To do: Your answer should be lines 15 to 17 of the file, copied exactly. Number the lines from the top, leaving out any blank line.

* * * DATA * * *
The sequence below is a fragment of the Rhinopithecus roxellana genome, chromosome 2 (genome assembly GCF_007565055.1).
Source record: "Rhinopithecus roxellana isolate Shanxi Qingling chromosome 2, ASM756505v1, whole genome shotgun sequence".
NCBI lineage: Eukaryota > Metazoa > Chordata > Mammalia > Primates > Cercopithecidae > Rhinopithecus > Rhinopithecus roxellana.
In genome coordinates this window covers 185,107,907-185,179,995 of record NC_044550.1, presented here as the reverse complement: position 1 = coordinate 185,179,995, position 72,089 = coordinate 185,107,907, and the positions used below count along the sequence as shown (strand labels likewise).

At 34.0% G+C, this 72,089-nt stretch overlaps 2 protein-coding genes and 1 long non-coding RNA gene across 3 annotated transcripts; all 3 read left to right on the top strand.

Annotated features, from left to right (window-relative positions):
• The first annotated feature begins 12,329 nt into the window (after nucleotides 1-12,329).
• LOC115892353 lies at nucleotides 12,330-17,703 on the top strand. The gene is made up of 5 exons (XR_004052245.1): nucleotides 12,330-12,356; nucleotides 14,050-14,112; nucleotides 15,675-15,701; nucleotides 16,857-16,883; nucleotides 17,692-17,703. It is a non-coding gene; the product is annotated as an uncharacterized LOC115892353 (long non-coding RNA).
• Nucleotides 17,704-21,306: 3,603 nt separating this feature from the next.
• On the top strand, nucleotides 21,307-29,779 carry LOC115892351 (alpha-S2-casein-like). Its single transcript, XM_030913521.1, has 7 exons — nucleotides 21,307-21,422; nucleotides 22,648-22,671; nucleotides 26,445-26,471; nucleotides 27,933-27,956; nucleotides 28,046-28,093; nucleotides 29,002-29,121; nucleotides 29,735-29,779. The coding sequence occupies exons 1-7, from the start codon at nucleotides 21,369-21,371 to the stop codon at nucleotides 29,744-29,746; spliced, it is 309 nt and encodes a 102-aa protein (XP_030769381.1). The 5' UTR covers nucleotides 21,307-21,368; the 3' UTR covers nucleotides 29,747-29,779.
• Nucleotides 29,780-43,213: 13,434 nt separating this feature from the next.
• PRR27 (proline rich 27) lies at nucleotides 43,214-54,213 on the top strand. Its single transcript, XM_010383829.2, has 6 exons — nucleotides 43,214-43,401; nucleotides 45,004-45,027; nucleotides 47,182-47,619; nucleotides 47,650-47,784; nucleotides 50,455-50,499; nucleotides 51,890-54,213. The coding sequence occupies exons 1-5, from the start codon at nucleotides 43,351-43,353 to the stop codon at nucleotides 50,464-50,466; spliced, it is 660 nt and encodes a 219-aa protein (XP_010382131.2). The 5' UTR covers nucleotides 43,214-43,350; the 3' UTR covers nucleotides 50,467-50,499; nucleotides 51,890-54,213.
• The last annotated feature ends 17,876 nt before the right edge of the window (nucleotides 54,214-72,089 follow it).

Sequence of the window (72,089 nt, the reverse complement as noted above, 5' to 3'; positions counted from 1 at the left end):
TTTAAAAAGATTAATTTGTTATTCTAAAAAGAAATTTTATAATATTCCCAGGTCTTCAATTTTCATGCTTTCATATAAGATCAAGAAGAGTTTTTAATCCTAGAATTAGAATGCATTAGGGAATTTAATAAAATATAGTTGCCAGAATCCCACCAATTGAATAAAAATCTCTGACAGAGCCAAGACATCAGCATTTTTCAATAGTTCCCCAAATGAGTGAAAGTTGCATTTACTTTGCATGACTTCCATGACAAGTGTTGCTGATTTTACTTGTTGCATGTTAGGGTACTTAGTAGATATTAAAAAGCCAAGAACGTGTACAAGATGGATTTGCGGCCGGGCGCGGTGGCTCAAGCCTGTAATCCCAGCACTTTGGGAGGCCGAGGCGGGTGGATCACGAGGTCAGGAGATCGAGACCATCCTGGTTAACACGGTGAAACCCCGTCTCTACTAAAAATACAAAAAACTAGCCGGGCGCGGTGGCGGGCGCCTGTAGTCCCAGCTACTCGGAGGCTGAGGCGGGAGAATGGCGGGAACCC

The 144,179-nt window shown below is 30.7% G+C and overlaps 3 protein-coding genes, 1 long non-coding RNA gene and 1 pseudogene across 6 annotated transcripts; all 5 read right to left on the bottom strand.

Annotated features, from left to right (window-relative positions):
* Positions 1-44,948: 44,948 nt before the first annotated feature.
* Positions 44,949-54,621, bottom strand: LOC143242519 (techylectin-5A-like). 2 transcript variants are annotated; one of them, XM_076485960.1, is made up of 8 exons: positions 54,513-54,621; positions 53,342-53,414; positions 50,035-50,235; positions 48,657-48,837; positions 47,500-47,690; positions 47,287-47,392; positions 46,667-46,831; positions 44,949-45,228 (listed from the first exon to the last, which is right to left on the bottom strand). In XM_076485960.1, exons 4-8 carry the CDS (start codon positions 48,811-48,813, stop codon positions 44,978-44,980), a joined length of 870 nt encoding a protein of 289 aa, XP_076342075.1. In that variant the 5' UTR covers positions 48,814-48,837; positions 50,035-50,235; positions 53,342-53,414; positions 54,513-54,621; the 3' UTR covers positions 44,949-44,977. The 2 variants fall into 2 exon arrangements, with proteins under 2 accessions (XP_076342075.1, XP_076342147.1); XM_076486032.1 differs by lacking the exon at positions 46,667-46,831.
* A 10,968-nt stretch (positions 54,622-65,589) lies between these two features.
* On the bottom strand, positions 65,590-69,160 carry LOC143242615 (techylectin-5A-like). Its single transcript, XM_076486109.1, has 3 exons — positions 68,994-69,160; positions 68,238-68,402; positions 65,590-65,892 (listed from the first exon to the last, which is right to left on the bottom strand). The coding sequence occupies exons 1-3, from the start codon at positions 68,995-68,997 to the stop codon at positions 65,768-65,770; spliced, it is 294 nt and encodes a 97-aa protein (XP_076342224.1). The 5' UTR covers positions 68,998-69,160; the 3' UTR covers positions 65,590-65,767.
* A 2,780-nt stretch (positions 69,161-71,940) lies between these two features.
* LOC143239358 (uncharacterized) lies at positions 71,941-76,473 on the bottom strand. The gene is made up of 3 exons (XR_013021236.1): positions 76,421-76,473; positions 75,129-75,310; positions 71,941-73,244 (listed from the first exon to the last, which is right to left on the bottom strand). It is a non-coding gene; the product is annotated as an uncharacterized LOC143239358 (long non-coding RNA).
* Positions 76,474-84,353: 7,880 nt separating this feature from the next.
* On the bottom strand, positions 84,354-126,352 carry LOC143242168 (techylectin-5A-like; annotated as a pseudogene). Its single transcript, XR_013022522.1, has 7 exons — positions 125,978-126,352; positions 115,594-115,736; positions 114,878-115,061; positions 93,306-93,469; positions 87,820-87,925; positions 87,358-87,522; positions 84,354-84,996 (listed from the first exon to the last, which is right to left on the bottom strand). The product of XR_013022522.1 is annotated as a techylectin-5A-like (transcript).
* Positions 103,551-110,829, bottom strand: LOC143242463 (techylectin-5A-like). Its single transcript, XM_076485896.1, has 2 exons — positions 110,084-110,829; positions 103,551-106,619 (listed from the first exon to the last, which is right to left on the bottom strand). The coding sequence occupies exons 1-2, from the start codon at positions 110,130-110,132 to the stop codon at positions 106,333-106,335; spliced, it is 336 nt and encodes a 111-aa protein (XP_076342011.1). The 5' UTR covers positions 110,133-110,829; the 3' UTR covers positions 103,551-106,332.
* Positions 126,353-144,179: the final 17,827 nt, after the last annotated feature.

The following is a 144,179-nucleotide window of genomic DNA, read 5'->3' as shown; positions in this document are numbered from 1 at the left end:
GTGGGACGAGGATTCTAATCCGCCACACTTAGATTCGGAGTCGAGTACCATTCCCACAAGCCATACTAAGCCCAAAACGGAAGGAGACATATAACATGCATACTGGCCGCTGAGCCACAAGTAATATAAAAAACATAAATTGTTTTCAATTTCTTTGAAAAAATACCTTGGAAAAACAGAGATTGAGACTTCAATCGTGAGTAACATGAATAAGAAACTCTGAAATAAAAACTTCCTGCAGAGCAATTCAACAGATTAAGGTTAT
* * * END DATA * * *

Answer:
TTTAAAAAGATTAATTTGTTATTCTAAAAAGAAATTTTATAATATTCCCAGGTCTTCAATTTTCATGCTTTCATATAAGATCAAGAAGAGTTTTTAATCCTAGAATTAGAATGCATTAGGGAATTTAATAAAATATAGTTGCCAGAATCCCACCAATTGAATAAAAATCTCTGACAGAGCCAAGACATCAGCATTTTTCAATAGTTCCCCAAATGAGTGAAAGTTGCATTTACTTTGCATGACTTCCATGACAAGTGTTGCTGATTTTACTTGTTGCATGTTAGGGTACTTAGTAGATATTAAAAAGCCAAGAACGTGTACAAGATGGATTTGCGGCCGGGCGCGGTGGCTCAAGCCTGTAATCCCAGCACTTTGGGAGGCCGAGGCGGGTGGATCACGAGGTCAGGAGATCGAGACCATCCTGGTTAACACGGTGAAACCCCGTCTCTACTAAAAATACAAAAAACTAGCCGGGCGCGGTGGCGGGCGCCTGTAGTCCCAGCTACTCGGAGGCTGAGGCGGGAGAATGGCGGGAACCC

The 144,179-nt window shown below is 30.7% G+C and overlaps 3 protein-coding genes, 1 long non-coding RNA gene and 1 pseudogene across 6 annotated transcripts; all 5 read right to left on the bottom strand.

Annotated features, from left to right (window-relative positions):